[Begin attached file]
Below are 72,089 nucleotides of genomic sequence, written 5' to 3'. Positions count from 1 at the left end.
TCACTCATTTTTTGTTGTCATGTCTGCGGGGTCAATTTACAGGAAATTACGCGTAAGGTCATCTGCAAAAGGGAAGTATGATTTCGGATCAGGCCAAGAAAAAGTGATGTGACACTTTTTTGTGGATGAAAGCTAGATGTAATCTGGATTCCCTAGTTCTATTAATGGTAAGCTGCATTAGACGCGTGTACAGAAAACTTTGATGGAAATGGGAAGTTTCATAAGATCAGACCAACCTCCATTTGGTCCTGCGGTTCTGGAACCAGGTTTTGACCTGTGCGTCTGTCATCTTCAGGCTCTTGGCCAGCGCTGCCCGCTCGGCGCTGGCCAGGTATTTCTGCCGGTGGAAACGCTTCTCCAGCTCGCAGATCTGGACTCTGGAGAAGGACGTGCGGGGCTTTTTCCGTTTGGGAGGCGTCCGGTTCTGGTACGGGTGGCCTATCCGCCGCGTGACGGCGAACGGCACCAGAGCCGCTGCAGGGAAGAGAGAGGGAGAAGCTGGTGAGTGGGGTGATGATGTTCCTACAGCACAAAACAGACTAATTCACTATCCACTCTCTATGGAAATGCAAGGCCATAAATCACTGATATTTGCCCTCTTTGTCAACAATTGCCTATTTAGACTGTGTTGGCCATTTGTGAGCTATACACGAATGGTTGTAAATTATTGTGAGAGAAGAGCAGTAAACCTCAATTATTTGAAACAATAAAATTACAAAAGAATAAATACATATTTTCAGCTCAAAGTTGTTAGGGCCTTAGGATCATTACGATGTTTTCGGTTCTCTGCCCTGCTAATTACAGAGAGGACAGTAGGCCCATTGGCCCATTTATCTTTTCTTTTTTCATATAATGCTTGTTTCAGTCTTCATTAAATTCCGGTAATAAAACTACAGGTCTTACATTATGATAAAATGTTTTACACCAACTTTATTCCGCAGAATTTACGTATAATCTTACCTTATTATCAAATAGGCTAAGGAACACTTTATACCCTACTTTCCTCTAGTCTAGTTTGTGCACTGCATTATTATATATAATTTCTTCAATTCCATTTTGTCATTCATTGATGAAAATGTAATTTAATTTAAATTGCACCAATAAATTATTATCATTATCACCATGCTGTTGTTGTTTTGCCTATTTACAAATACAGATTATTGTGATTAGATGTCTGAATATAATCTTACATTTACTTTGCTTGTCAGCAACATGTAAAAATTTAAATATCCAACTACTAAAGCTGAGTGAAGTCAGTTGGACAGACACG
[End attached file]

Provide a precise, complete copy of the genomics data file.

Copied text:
Below are 72,089 nucleotides of genomic sequence, written 5' to 3'. Positions count from 1 at the left end.
TCACTCATTTTTTGTTGTCATGTCTGCGGGGTCAATTTACAGGAAATTACGCGTAAGGTCATCTGCAAAAGGGAAGTATGATTTCGGATCAGGCCAAGAAAAAGTGATGTGACACTTTTTTGTGGATGAAAGCTAGATGTAATCTGGATTCCCTAGTTCTATTAATGGTAAGCTGCATTAGACGCGTGTACAGAAAACTTTGATGGAAATGGGAAGTTTCATAAGATCAGACCAACCTCCATTTGGTCCTGCGGTTCTGGAACCAGGTTTTGACCTGTGCGTCTGTCATCTTCAGGCTCTTGGCCAGCGCTGCCCGCTCGGCGCTGGCCAGGTATTTCTGCCGGTGGAAACGCTTCTCCAGCTCGCAGATCTGGACTCTGGAGAAGGACGTGCGGGGCTTTTTCCGTTTGGGAGGCGTCCGGTTCTGGTACGGGTGGCCTATCCGCCGCGTGACGGCGAACGGCACCAGAGCCGCTGCAGGGAAGAGAGAGGGAGAAGCTGGTGAGTGGGGTGATGATGTTCCTACAGCACAAAACAGACTAATTCACTATCCACTCTCTATGGAAATGCAAGGCCATAAATCACTGATATTTGCCCTCTTTGTCAACAATTGCCTATTTAGACTGTGTTGGCCATTTGTGAGCTATACACGAATGGTTGTAAATTATTGTGAGAGAAGAGCAGTAAACCTCAATTATTTGAAACAATAAAATTACAAAAGAATAAATACATATTTTCAGCTCAAAGTTGTTAGGGCCTTAGGATCATTACGATGTTTTCGGTTCTCTGCCCTGCTAATTACAGAGAGGACAGTAGGCCCATTGGCCCATTTATCTTTTCTTTTTTCATATAATGCTTGTTTCAGTCTTCATTAAATTCCGGTAATAAAACTACAGGTCTTACATTATGATAAAATGTTTTACACCAACTTTATTCCGCAGAATTTACGTATAATCTTACCTTATTATCAAATAGGCTAAGGAACACTTTATACCCTACTTTCCTCTAGTCTAGTTTGTGCACTGCATTATTATATATAATTTCTTCAATTCCATTTTGTCATTCATTGATGAAAATGTAATTTAATTTAAATTGCACCAATAAATTATTATCATTATCACCATGCTGTTGTTGTTTTGCCTATTTACAAATACAGATTATTGTGATTAGATGTCTGAATATAATCTTACATTTACTTTGCTTGTCAGCAACATGTAAAAATTTAAATATCCAACTACTAAAGCTGAGTGAAGTCAGTTGGACAGACACG